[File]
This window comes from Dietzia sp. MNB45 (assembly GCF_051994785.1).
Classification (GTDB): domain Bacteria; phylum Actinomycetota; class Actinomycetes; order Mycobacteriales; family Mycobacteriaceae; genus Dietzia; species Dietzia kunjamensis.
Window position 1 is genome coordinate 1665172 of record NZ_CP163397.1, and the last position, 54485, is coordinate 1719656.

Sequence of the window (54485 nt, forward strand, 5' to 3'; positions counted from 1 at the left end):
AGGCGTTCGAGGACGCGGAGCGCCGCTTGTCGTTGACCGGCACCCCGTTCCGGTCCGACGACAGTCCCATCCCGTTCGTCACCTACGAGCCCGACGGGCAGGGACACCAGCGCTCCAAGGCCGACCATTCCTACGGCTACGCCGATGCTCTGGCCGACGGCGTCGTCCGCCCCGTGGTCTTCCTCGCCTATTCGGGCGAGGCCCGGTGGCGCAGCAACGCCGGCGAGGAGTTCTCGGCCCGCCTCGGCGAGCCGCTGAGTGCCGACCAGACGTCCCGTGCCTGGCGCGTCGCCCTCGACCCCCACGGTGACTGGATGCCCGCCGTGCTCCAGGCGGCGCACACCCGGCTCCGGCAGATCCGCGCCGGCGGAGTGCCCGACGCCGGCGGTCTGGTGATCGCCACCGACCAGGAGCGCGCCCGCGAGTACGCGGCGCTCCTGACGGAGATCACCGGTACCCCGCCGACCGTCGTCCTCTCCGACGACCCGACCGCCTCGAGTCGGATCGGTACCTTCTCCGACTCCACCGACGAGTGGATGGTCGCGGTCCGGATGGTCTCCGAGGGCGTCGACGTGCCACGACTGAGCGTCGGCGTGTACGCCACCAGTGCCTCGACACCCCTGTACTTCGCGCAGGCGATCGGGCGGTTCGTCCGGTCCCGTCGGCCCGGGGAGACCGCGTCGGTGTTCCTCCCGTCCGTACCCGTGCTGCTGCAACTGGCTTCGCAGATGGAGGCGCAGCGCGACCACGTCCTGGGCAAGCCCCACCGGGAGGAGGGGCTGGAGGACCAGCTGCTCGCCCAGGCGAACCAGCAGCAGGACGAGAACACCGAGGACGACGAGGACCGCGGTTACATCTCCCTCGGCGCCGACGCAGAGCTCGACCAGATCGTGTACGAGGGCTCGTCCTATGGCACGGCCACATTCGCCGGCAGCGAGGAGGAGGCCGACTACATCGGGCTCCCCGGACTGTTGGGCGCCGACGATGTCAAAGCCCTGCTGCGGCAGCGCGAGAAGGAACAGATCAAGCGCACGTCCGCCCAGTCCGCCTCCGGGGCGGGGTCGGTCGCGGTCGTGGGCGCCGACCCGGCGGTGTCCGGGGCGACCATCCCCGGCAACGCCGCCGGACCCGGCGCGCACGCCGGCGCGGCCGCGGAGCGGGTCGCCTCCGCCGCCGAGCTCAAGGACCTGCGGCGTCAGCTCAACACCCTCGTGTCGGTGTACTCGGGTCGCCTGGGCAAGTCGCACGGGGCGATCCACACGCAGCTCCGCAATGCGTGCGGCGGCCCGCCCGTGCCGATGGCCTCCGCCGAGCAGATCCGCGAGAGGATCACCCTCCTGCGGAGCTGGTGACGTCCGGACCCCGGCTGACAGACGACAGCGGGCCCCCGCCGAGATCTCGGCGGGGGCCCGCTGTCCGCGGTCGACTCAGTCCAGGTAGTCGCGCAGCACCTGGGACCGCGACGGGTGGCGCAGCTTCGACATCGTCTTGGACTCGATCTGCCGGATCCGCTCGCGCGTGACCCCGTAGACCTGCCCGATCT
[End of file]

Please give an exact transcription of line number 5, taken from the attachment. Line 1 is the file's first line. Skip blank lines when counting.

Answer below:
AGGCGTTCGAGGACGCGGAGCGCCGCTTGTCGTTGACCGGCACCCCGTTCCGGTCCGACGACAGTCCCATCCCGTTCGTCACCTACGAGCCCGACGGGCAGGGACACCAGCGCTCCAAGGCCGACCATTCCTACGGCTACGCCGATGCTCTGGCCGACGGCGTCGTCCGCCCCGTGGTCTTCCTCGCCTATTCGGGCGAGGCCCGGTGGCGCAGCAACGCCGGCGAGGAGTTCTCGGCCCGCCTCGGCGAGCCGCTGAGTGCCGACCAGACGTCCCGTGCCTGGCGCGTCGCCCTCGACCCCCACGGTGACTGGATGCCCGCCGTGCTCCAGGCGGCGCACACCCGGCTCCGGCAGATCCGCGCCGGCGGAGTGCCCGACGCCGGCGGTCTGGTGATCGCCACCGACCAGGAGCGCGCCCGCGAGTACGCGGCGCTCCTGACGGAGATCACCGGTACCCCGCCGACCGTCGTCCTCTCCGACGACCCGACCGCCTCGAGTCGGATCGGTACCTTCTCCGACTCCACCGACGAGTGGATGGTCGCGGTCCGGATGGTCTCCGAGGGCGTCGACGTGCCACGACTGAGCGTCGGCGTGTACGCCACCAGTGCCTCGACACCCCTGTACTTCGCGCAGGCGATCGGGCGGTTCGTCCGGTCCCGTCGGCCCGGGGAGACCGCGTCGGTGTTCCTCCCGTCCGTACCCGTGCTGCTGCAACTGGCTTCGCAGATGGAGGCGCAGCGCGACCACGTCCTGGGCAAGCCCCACCGGGAGGAGGGGCTGGAGGACCAGCTGCTCGCCCAGGCGAACCAGCAGCAGGACGAGAACACCGAGGACGACGAGGACCGCGGTTACATCTCCCTCGGCGCCGACGCAGAGCTCGACCAGATCGTGTACGAGGGCTCGTCCTATGGCACGGCCACATTCGCCGGCAGCGAGGAGGAGGCCGACTACATCGGGCTCCCCGGACTGTTGGGCGCCGACGATGTCAAAGCCCTGCTGCGGCAGCGCGAGAAGGAACAGATCAAGCGCACGTCCGCCCAGTCCGCCTCCGGGGCGGGGTCGGTCGCGGTCGTGGGCGCCGACCCGGCGGTGTCCGGGGCGACCATCCCCGGCAACGCCGCCGGACCCGGCGCGCACGCCGGCGCGGCCGCGGAGCGGGTCGCCTCCGCCGCCGAGCTCAAGGACCTGCGGCGTCAGCTCAACACCCTCGTGTCGGTGTACTCGGGTCGCCTGGGCAAGTCGCACGGGGCGATCCACACGCAGCTCCGCAATGCGTGCGGCGGCCCGCCCGTGCCGATGGCCTCCGCCGAGCAGATCCGCGAGAGGATCACCCTCCTGCGGAGCTGGTGACGTCCGGACCCCGGCTGACAGACGACAGCGGGCCCCCGCCGAGATCTCGGCGGGGGCCCGCTGTCCGCGGTCGACTCAGTCCAGGTAGTCGCGCAGCACCTGGGACCGCGACGGGTGGCGCAGCTTCGACATCGTCTTGGACTCGATCTGCCGGATCCGCTCGCGCGTGACCCCGTAGACCTGCCCGATCT